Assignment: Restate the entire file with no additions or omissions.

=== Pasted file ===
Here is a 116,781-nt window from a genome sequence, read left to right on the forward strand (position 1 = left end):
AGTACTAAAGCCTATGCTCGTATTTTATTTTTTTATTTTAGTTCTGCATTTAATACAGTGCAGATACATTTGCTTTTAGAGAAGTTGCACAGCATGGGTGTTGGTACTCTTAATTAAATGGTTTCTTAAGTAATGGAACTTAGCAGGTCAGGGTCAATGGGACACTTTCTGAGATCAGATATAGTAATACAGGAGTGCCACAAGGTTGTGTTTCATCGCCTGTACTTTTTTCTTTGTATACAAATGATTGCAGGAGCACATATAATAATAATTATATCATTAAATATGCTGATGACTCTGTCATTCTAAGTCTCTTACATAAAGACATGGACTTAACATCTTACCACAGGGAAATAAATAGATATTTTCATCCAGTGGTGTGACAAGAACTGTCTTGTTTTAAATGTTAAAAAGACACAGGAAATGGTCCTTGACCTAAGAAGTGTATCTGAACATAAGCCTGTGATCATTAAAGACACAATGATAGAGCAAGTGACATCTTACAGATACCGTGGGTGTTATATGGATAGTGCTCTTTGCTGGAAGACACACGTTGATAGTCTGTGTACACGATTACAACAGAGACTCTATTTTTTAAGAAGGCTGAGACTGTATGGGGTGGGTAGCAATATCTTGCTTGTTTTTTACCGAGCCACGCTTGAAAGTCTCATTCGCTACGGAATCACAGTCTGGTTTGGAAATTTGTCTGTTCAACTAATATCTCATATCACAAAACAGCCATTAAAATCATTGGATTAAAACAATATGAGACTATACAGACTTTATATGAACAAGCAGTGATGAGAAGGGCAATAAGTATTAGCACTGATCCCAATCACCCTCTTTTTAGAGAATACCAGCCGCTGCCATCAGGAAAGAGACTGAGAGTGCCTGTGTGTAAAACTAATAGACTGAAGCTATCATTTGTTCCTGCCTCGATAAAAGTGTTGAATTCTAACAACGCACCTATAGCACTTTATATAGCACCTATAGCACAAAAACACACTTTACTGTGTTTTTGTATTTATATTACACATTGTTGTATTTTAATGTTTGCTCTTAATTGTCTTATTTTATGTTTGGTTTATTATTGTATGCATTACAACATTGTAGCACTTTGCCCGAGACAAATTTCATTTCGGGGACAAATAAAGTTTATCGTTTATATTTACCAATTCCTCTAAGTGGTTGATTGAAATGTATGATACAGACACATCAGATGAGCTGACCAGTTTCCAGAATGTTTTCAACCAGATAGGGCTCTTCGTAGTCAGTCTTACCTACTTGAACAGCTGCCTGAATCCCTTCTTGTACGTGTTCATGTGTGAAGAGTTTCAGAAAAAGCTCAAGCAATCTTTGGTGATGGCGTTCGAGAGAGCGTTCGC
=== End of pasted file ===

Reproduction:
Here is a 116,781-nt window from a genome sequence, read left to right on the forward strand (position 1 = left end):
AGTACTAAAGCCTATGCTCGTATTTTATTTTTTTATTTTAGTTCTGCATTTAATACAGTGCAGATACATTTGCTTTTAGAGAAGTTGCACAGCATGGGTGTTGGTACTCTTAATTAAATGGTTTCTTAAGTAATGGAACTTAGCAGGTCAGGGTCAATGGGACACTTTCTGAGATCAGATATAGTAATACAGGAGTGCCACAAGGTTGTGTTTCATCGCCTGTACTTTTTTCTTTGTATACAAATGATTGCAGGAGCACATATAATAATAATTATATCATTAAATATGCTGATGACTCTGTCATTCTAAGTCTCTTACATAAAGACATGGACTTAACATCTTACCACAGGGAAATAAATAGATATTTTCATCCAGTGGTGTGACAAGAACTGTCTTGTTTTAAATGTTAAAAAGACACAGGAAATGGTCCTTGACCTAAGAAGTGTATCTGAACATAAGCCTGTGATCATTAAAGACACAATGATAGAGCAAGTGACATCTTACAGATACCGTGGGTGTTATATGGATAGTGCTCTTTGCTGGAAGACACACGTTGATAGTCTGTGTACACGATTACAACAGAGACTCTATTTTTTAAGAAGGCTGAGACTGTATGGGGTGGGTAGCAATATCTTGCTTGTTTTTTACCGAGCCACGCTTGAAAGTCTCATTCGCTACGGAATCACAGTCTGGTTTGGAAATTTGTCTGTTCAACTAATATCTCATATCACAAAACAGCCATTAAAATCATTGGATTAAAACAATATGAGACTATACAGACTTTATATGAACAAGCAGTGATGAGAAGGGCAATAAGTATTAGCACTGATCCCAATCACCCTCTTTTTAGAGAATACCAGCCGCTGCCATCAGGAAAGAGACTGAGAGTGCCTGTGTGTAAAACTAATAGACTGAAGCTATCATTTGTTCCTGCCTCGATAAAAGTGTTGAATTCTAACAACGCACCTATAGCACTTTATATAGCACCTATAGCACAAAAACACACTTTACTGTGTTTTTGTATTTATATTACACATTGTTGTATTTTAATGTTTGCTCTTAATTGTCTTATTTTATGTTTGGTTTATTATTGTATGCATTACAACATTGTAGCACTTTGCCCGAGACAAATTTCATTTCGGGGACAAATAAAGTTTATCGTTTATATTTACCAATTCCTCTAAGTGGTTGATTGAAATGTATGATACAGACACATCAGATGAGCTGACCAGTTTCCAGAATGTTTTCAACCAGATAGGGCTCTTCGTAGTCAGTCTTACCTACTTGAACAGCTGCCTGAATCCCTTCTTGTACGTGTTCATGTGTGAAGAGTTTCAGAAAAAGCTCAAGCAATCTTTGGTGATGGCGTTCGAGAGAGCGTTCGC